Monday, March 8, 2010

Good people, doing good . . .

Normally unremarkable tributaries of the Potomac River flooded West Virginia back  in 1985, turning the main streets of small steeply pitched towns such as Clarksburg and Rowlesburg into roaring, sweeping, thundering rivers themselves.

My microphone and recorder and I rode into Clarksburg just behind the National Guard. The whole downtown, as I remember it, was spectacularly under water. Its residents had all fled upland, to some school or church set high on a bluff overlooking the drowned town.

I prowled around the edge of the flood waters, collecting sound for the radio, watching pieces of people's lives rushing away from them in the careening waters. The people who lived here, I realized, had lost everything except that they'd taken with them to the shelter.

What do you think about while that's happening?  How do you keep on keeping on when your life is essentially chopped in half?

I'm not too fond of the part of a reporter's job that requires me to stick a microphone in a troubled person's face and ask what it's like to have your world turned upside down. But as that is part of a reporter's job, I eventually went up to the emergency shelter intent on asking just that.

I don't remember whether I ever actually did ask that, however. What I do remember is how those wonderful people, stuck up on a hill while their lives washed away beneath them, were immediately concerned about where I was going to sleep, what I was going to eat, was I warm enough, did I have a way to stay dry?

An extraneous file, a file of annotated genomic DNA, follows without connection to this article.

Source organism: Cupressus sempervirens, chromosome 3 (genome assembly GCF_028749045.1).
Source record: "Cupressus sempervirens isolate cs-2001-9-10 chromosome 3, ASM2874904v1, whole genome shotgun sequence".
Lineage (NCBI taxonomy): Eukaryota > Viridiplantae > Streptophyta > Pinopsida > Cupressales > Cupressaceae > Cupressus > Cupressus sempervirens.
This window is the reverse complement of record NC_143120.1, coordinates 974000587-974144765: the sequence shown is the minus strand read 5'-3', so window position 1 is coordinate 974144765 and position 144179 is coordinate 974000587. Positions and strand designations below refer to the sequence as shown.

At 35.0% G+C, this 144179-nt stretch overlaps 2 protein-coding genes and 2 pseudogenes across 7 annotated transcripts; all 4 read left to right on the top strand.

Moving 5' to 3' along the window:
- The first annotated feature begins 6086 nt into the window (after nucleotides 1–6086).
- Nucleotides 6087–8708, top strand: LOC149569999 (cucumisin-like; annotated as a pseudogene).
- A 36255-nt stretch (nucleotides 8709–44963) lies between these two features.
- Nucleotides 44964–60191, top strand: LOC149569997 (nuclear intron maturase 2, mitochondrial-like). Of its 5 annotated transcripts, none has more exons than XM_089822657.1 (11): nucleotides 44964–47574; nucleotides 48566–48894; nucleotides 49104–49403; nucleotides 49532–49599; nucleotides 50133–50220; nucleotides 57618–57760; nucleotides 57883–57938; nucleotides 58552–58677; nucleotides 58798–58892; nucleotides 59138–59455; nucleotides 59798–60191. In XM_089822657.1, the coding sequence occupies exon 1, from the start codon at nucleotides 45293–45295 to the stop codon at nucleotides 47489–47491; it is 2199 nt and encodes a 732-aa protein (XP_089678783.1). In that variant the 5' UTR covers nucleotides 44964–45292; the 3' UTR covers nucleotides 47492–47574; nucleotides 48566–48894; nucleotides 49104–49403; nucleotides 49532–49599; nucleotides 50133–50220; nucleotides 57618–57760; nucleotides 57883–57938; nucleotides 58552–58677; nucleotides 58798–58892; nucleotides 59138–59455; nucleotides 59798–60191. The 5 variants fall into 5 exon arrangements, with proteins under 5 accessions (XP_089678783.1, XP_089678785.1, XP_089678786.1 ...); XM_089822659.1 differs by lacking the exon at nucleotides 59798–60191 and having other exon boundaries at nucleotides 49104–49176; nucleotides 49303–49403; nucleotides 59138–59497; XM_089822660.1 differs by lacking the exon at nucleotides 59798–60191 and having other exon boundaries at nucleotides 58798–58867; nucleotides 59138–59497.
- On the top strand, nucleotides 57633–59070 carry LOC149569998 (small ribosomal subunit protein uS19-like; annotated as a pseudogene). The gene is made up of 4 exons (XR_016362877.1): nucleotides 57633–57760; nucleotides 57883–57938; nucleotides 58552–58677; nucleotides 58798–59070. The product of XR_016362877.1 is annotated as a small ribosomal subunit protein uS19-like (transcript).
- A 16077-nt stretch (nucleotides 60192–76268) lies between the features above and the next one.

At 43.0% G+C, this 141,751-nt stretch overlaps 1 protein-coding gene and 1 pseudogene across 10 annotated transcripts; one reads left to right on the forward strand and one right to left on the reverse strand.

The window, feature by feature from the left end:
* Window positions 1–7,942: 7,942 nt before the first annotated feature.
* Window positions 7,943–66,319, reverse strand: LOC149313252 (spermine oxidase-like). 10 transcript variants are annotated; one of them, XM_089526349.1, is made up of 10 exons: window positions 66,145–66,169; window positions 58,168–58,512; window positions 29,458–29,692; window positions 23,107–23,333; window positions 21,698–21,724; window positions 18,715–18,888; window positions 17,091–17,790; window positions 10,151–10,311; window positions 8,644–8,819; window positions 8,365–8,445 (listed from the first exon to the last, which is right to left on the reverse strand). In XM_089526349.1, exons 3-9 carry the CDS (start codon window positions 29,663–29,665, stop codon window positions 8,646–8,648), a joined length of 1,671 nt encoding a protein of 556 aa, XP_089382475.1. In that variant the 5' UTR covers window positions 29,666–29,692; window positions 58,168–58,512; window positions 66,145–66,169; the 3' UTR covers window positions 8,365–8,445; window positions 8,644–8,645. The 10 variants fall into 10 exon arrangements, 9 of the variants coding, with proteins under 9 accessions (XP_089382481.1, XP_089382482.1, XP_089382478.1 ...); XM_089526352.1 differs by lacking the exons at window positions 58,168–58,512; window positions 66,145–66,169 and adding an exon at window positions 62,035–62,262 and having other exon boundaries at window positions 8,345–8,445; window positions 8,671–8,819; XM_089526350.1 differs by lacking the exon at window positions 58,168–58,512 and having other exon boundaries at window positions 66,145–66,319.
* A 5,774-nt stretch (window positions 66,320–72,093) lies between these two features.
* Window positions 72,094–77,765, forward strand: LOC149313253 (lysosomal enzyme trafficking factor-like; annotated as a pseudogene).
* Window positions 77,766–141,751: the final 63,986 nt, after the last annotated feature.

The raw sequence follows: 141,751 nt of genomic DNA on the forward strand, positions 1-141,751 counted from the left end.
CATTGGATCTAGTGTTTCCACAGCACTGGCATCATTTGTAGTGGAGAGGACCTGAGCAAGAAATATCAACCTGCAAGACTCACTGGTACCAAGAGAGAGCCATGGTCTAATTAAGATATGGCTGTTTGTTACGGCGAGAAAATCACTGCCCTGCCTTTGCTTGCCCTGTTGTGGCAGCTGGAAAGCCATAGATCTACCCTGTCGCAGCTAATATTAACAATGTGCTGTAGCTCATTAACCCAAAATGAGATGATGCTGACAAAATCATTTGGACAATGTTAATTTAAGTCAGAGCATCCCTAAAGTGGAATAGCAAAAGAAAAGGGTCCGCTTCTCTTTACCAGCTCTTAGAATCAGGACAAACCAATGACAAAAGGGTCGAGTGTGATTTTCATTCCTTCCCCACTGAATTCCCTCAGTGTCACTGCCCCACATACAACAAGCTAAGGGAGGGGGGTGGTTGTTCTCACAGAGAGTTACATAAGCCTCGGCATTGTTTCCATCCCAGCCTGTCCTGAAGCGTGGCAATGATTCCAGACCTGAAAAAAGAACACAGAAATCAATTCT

It's one of those times I realized that human beings, as flawed and selfish as we frequently are, have a real capacity to help each other out. Somehow, when things get bad, we are frequently at our best.

I was thinking about this incident last week when I got this note from Tom Graham about today's Virginia Insight. The show's subject is Virginia's connection with Haiti, certainly a country that needs all the help from us it can get.

Hi Martha,

At 4:55 p.m. on January 12 of this year, Ryan Jiha was standing in front of a grocery store. 

At that same time, Anna Butt was inside a church.

As the earth began to quake, Ryan saw the store before him crumble to the ground.

Anna heard parts of the church coming apart.  Although somehow, the section she was in continued to stand.

Ryan, a 4th year pre-med student at the University of Virginia, grew up in Port au Prince, Haiti. 

Anna, a registered nurse, has been traveling back and forth between Virginia and Haiti for the past 25 years.

Both managed to get back to the U.S. only a few days after the devastation struck .  This weekend, both are returning to Haiti for the first time since.

This Monday, three Virginians with a history of involvement in Haitian relief efforts will be talking and taking listener questions on WMRA's  Virginia Insight. And, as long as cell phone connections hold up, Anna and Ryan will be joining the discussion, telling us what they are seeing on the ground as they do their part in the current recovery effort.

Thought you’d like to know.

 And I thought you'd like to know, as well. And, remember, we do stream at

1 comment:

  1. What an image I think it should be hard getting a situation like that because in most of those cases there's no time to organize the correct evacuation I wouldn't like being in a situation like that.m10m